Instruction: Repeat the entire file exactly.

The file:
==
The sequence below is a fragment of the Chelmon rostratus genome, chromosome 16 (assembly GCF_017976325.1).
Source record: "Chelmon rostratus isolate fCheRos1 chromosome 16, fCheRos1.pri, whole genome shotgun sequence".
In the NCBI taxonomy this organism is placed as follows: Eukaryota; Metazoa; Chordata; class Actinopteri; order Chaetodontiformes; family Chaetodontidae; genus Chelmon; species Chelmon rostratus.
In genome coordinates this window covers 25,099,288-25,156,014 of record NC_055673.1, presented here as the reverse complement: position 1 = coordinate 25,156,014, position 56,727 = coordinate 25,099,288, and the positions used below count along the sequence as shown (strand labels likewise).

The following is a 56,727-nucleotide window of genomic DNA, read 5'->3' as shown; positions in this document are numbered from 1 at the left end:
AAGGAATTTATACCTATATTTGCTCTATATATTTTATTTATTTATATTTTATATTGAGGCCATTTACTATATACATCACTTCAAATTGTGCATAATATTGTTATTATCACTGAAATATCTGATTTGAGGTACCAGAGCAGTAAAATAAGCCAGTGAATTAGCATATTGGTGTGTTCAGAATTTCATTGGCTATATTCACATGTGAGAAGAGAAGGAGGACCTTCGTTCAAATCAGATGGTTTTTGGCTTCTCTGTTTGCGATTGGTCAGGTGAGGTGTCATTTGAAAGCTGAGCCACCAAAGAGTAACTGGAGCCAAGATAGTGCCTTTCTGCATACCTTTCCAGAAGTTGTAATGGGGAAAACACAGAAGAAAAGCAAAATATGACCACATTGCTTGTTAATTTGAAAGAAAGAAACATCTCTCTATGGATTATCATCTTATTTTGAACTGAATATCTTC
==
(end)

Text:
The sequence below is a fragment of the Chelmon rostratus genome, chromosome 16 (assembly GCF_017976325.1).
Source record: "Chelmon rostratus isolate fCheRos1 chromosome 16, fCheRos1.pri, whole genome shotgun sequence".
In the NCBI taxonomy this organism is placed as follows: Eukaryota; Metazoa; Chordata; class Actinopteri; order Chaetodontiformes; family Chaetodontidae; genus Chelmon; species Chelmon rostratus.
In genome coordinates this window covers 25,099,288-25,156,014 of record NC_055673.1, presented here as the reverse complement: position 1 = coordinate 25,156,014, position 56,727 = coordinate 25,099,288, and the positions used below count along the sequence as shown (strand labels likewise).

The following is a 56,727-nucleotide window of genomic DNA, read 5'->3' as shown; positions in this document are numbered from 1 at the left end:
AAGGAATTTATACCTATATTTGCTCTATATATTTTATTTATTTATATTTTATATTGAGGCCATTTACTATATACATCACTTCAAATTGTGCATAATATTGTTATTATCACTGAAATATCTGATTTGAGGTACCAGAGCAGTAAAATAAGCCAGTGAATTAGCATATTGGTGTGTTCAGAATTTCATTGGCTATATTCACATGTGAGAAGAGAAGGAGGACCTTCGTTCAAATCAGATGGTTTTTGGCTTCTCTGTTTGCGATTGGTCAGGTGAGGTGTCATTTGAAAGCTGAGCCACCAAAGAGTAACTGGAGCCAAGATAGTGCCTTTCTGCATACCTTTCCAGAAGTTGTAATGGGGAAAACACAGAAGAAAAGCAAAATATGACCACATTGCTTGTTAATTTGAAAGAAAGAAACATCTCTCTATGGATTATCATCTTATTTTGAACTGAATATCTTC